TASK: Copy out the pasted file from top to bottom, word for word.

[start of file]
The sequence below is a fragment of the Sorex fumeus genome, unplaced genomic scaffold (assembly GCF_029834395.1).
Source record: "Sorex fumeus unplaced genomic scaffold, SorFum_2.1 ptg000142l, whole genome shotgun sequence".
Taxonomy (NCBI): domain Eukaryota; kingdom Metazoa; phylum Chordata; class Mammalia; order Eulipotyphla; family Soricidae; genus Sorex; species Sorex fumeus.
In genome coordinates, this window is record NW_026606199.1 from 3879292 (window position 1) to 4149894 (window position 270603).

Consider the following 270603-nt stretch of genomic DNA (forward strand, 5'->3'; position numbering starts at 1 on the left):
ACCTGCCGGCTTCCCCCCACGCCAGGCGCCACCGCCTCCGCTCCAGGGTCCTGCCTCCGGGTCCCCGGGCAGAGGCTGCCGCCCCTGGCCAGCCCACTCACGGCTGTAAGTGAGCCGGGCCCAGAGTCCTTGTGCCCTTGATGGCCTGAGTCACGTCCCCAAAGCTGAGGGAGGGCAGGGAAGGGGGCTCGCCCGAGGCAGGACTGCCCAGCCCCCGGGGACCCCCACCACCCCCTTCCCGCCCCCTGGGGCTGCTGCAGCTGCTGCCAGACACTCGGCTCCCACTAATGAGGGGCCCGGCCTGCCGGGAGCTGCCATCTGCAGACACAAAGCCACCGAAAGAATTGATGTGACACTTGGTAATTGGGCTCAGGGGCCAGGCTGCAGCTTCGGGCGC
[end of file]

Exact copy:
The sequence below is a fragment of the Sorex fumeus genome, unplaced genomic scaffold (assembly GCF_029834395.1).
Source record: "Sorex fumeus unplaced genomic scaffold, SorFum_2.1 ptg000142l, whole genome shotgun sequence".
Taxonomy (NCBI): domain Eukaryota; kingdom Metazoa; phylum Chordata; class Mammalia; order Eulipotyphla; family Soricidae; genus Sorex; species Sorex fumeus.
In genome coordinates, this window is record NW_026606199.1 from 3879292 (window position 1) to 4149894 (window position 270603).

Consider the following 270603-nt stretch of genomic DNA (forward strand, 5'->3'; position numbering starts at 1 on the left):
ACCTGCCGGCTTCCCCCCACGCCAGGCGCCACCGCCTCCGCTCCAGGGTCCTGCCTCCGGGTCCCCGGGCAGAGGCTGCCGCCCCTGGCCAGCCCACTCACGGCTGTAAGTGAGCCGGGCCCAGAGTCCTTGTGCCCTTGATGGCCTGAGTCACGTCCCCAAAGCTGAGGGAGGGCAGGGAAGGGGGCTCGCCCGAGGCAGGACTGCCCAGCCCCCGGGGACCCCCACCACCCCCTTCCCGCCCCCTGGGGCTGCTGCAGCTGCTGCCAGACACTCGGCTCCCACTAATGAGGGGCCCGGCCTGCCGGGAGCTGCCATCTGCAGACACAAAGCCACCGAAAGAATTGATGTGACACTTGGTAATTGGGCTCAGGGGCCAGGCTGCAGCTTCGGGCGC